Don’t Tell Anyone by Eleanor Gray

I received this novel as an advanced copy from NetGalley in exchange for an honest review.

I am currently swamped with tons and tons of work, which is equally matched by tons and tons of books to read. I am going to do my best to get through everything at a steady pace, so hopefully it won’t become too stressful. With that being said, here is my review:

Grace Neville, an art historian, is at the hearing of Jordan Dukes, who has been found guilty of her daughter’s murder. She thought that with this conviction, she would get the closure she so desperately needed. Instead, days after the sentencing, Grace receives a visit from Jordan’s father, who insists that his son is innocent and the killer is still roaming free. At first Grace is more than ready to dismiss this, especially  based on what she knows of Jordan’s history of gang violence. But when Grace’s home is broken into, she begins to question the hasty decision, and decides to investigate into her daughter’s death herself. But the deeper she digs, the more she becomes aware that she may not have known her daughter at all.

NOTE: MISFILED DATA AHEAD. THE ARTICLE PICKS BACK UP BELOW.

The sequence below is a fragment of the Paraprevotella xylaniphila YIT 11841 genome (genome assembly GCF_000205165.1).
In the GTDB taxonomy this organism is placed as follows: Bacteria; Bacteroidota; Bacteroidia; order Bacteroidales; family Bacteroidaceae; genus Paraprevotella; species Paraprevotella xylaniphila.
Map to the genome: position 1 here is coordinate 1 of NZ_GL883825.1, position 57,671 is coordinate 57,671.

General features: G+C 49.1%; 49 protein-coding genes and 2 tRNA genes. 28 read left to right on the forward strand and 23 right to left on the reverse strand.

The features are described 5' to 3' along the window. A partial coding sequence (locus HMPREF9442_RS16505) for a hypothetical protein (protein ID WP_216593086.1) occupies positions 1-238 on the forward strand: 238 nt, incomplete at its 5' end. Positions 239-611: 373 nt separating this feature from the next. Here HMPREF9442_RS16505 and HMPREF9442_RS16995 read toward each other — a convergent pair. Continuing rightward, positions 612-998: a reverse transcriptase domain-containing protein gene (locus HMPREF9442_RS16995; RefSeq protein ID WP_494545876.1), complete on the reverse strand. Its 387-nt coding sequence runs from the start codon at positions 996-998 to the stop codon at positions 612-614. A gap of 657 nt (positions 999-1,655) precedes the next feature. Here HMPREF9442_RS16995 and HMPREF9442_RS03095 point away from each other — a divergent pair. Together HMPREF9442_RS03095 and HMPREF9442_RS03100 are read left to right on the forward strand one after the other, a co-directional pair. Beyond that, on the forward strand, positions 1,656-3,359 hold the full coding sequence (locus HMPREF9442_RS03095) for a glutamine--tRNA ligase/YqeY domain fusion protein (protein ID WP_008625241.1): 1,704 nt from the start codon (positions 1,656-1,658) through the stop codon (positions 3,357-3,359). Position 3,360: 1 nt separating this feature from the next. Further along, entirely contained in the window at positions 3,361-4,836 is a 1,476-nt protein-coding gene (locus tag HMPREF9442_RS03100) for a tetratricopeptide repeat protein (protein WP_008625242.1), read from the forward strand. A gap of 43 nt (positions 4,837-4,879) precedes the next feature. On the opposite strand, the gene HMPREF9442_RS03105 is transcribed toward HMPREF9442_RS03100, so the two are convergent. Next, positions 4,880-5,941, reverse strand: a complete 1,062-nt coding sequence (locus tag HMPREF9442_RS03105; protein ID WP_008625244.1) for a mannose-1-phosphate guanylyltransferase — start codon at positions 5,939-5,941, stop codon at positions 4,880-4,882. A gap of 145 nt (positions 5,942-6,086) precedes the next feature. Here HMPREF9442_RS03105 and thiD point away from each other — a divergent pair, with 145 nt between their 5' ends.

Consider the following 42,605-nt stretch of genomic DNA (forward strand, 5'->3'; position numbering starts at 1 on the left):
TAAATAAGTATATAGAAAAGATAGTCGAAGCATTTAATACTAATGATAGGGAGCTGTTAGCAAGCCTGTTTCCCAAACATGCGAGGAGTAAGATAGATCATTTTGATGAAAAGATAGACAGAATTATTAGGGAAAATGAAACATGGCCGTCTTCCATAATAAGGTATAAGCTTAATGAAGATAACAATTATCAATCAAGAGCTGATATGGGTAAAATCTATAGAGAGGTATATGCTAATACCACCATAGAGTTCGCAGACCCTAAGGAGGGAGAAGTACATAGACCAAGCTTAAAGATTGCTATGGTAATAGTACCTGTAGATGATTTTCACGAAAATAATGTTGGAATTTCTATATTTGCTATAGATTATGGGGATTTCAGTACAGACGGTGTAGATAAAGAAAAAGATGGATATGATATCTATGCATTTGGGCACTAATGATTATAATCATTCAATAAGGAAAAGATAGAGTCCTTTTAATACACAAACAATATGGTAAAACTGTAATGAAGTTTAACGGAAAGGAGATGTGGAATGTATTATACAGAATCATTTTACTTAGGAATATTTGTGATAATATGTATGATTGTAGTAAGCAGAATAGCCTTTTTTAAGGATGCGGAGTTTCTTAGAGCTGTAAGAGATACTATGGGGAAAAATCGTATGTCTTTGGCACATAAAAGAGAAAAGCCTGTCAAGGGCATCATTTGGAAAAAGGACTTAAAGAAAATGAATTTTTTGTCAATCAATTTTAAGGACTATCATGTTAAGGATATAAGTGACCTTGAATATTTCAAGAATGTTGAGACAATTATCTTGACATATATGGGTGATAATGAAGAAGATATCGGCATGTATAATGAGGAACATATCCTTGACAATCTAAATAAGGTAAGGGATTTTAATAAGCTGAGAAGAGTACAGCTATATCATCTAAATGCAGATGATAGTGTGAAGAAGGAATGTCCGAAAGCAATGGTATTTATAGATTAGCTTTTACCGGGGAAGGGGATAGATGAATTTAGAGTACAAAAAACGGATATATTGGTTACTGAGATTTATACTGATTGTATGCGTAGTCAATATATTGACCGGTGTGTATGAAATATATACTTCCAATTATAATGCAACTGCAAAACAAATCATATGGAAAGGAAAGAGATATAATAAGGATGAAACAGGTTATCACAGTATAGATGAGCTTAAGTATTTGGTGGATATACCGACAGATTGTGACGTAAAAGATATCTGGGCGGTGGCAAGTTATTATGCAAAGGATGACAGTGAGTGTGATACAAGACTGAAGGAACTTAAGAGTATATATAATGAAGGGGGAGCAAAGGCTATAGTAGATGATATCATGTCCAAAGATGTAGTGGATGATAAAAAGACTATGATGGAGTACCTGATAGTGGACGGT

This was an average novel in all ways. There wasn’t anything particularly unique about the story or the characters. Grace is obviously a mother in pain, and the author does a good job of depicting her grief. However, that’s pretty much the only commendable thing about this story. Grace is constantly confused, and her naivety can become quite annoying; she just tells everyone everything, and believes the first thing she hears. It took a long time for the story to develop and for the truth to become revealed. And when it did, it felt so far-fetched that I couldn’t take the story seriously. The killer’s identity was the most random thing I had ever read, and no matter what explanation the author gave, it just didn’t make any sense at all. The one thing that bothered me the most was the romance angle that was introduced into the story. While it worked in the sense that the characters were compatible, I don’t know if it was entirely appropriate considering the situation at hand. At the end of the day, this novel was decent but didn’t satisfy my cravings for a good mystery/thriller.


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